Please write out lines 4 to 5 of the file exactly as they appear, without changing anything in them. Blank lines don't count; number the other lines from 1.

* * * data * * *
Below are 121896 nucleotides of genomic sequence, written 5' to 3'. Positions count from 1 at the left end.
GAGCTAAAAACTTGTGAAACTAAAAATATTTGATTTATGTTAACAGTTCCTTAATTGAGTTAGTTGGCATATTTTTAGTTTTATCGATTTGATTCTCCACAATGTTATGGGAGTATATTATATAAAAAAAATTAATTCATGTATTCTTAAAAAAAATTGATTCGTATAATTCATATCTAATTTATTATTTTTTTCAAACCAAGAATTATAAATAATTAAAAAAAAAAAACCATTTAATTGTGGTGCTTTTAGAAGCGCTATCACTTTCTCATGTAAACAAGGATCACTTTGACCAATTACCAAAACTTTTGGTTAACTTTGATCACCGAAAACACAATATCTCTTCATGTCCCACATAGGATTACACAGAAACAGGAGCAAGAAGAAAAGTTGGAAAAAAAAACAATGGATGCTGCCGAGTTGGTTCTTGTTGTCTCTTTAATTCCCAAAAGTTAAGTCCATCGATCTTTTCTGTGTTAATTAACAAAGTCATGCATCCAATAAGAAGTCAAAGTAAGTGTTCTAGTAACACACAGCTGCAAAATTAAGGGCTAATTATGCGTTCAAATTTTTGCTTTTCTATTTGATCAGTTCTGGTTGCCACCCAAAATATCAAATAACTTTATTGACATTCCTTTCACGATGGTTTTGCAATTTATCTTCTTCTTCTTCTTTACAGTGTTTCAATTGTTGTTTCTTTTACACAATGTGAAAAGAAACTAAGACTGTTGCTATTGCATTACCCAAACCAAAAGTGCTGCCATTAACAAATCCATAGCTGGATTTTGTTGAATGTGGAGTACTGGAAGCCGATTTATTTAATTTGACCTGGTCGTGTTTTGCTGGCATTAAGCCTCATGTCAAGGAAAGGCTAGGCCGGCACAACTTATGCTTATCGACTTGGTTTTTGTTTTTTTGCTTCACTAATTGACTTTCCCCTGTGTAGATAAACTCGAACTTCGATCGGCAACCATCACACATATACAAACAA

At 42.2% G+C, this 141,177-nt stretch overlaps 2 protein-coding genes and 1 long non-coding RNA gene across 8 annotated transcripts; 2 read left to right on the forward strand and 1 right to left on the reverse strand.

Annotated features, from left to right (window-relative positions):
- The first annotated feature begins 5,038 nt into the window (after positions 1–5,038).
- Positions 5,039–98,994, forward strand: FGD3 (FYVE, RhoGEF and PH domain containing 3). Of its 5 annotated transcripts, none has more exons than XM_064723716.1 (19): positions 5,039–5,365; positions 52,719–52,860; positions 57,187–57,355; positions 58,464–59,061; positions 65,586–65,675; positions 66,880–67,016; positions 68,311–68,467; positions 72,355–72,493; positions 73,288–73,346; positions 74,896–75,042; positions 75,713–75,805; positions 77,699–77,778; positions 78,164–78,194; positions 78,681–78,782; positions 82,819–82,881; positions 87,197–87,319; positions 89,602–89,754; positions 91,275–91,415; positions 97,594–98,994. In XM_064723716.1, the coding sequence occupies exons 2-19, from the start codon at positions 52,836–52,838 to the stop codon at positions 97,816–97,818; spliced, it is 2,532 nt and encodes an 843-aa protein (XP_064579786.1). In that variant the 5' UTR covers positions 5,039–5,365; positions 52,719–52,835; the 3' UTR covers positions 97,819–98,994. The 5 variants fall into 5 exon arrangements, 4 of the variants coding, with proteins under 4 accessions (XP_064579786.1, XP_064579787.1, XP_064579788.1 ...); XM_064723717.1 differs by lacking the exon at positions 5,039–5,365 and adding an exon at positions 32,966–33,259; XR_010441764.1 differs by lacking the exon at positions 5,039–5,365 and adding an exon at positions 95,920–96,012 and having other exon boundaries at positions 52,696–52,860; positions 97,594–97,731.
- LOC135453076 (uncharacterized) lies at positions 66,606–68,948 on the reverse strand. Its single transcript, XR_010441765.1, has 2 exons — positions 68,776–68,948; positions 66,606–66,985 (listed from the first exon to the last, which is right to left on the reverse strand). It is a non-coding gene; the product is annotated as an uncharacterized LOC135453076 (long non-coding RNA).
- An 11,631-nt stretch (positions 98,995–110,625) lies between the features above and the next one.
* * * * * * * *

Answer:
Annotated features, from left to right (window-relative positions):
- The first annotated feature begins 5,038 nt into the window (after positions 1–5,038).